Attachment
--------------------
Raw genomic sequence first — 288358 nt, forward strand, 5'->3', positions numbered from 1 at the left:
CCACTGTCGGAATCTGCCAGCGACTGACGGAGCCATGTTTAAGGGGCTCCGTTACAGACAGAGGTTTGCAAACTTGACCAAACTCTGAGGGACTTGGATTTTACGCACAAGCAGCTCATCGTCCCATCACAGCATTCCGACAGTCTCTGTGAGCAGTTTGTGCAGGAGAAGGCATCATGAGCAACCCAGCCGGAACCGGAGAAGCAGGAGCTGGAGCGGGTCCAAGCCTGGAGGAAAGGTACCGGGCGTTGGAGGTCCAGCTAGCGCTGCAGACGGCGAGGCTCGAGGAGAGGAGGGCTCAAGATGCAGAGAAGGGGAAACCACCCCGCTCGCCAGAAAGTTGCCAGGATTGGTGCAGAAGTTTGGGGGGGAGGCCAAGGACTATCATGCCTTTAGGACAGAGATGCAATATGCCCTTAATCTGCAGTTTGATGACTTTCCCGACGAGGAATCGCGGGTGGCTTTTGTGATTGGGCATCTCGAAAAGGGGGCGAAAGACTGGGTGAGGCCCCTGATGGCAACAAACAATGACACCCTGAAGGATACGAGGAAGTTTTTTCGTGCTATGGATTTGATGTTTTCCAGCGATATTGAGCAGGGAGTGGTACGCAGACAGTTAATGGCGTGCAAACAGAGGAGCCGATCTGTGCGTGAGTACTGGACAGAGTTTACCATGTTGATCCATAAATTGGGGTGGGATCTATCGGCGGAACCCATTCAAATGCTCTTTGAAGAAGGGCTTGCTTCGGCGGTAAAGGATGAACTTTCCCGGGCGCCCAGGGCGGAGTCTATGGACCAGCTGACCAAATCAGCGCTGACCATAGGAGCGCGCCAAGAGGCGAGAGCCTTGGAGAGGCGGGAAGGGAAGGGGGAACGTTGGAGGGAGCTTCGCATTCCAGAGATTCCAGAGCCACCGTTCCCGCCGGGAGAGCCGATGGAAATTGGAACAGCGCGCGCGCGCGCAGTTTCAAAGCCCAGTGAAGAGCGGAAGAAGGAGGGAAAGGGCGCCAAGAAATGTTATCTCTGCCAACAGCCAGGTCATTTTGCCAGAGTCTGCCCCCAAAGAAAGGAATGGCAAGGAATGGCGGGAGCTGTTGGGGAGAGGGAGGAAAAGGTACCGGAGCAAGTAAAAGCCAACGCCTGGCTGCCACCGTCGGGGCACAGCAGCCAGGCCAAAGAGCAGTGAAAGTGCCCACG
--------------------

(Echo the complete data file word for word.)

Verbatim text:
Raw genomic sequence first — 288358 nt, forward strand, 5'->3', positions numbered from 1 at the left:
CCACTGTCGGAATCTGCCAGCGACTGACGGAGCCATGTTTAAGGGGCTCCGTTACAGACAGAGGTTTGCAAACTTGACCAAACTCTGAGGGACTTGGATTTTACGCACAAGCAGCTCATCGTCCCATCACAGCATTCCGACAGTCTCTGTGAGCAGTTTGTGCAGGAGAAGGCATCATGAGCAACCCAGCCGGAACCGGAGAAGCAGGAGCTGGAGCGGGTCCAAGCCTGGAGGAAAGGTACCGGGCGTTGGAGGTCCAGCTAGCGCTGCAGACGGCGAGGCTCGAGGAGAGGAGGGCTCAAGATGCAGAGAAGGGGAAACCACCCCGCTCGCCAGAAAGTTGCCAGGATTGGTGCAGAAGTTTGGGGGGGAGGCCAAGGACTATCATGCCTTTAGGACAGAGATGCAATATGCCCTTAATCTGCAGTTTGATGACTTTCCCGACGAGGAATCGCGGGTGGCTTTTGTGATTGGGCATCTCGAAAAGGGGGCGAAAGACTGGGTGAGGCCCCTGATGGCAACAAACAATGACACCCTGAAGGATACGAGGAAGTTTTTTCGTGCTATGGATTTGATGTTTTCCAGCGATATTGAGCAGGGAGTGGTACGCAGACAGTTAATGGCGTGCAAACAGAGGAGCCGATCTGTGCGTGAGTACTGGACAGAGTTTACCATGTTGATCCATAAATTGGGGTGGGATCTATCGGCGGAACCCATTCAAATGCTCTTTGAAGAAGGGCTTGCTTCGGCGGTAAAGGATGAACTTTCCCGGGCGCCCAGGGCGGAGTCTATGGACCAGCTGACCAAATCAGCGCTGACCATAGGAGCGCGCCAAGAGGCGAGAGCCTTGGAGAGGCGGGAAGGGAAGGGGGAACGTTGGAGGGAGCTTCGCATTCCAGAGATTCCAGAGCCACCGTTCCCGCCGGGAGAGCCGATGGAAATTGGAACAGCGCGCGCGCGCGCAGTTTCAAAGCCCAGTGAAGAGCGGAAGAAGGAGGGAAAGGGCGCCAAGAAATGTTATCTCTGCCAACAGCCAGGTCATTTTGCCAGAGTCTGCCCCCAAAGAAAGGAATGGCAAGGAATGGCGGGAGCTGTTGGGGAGAGGGAGGAAAAGGTACCGGAGCAAGTAAAAGCCAACGCCTGGCTGCCACCGTCGGGGCACAGCAGCCAGGCCAAAGAGCAGTGAAAGTGCCCACG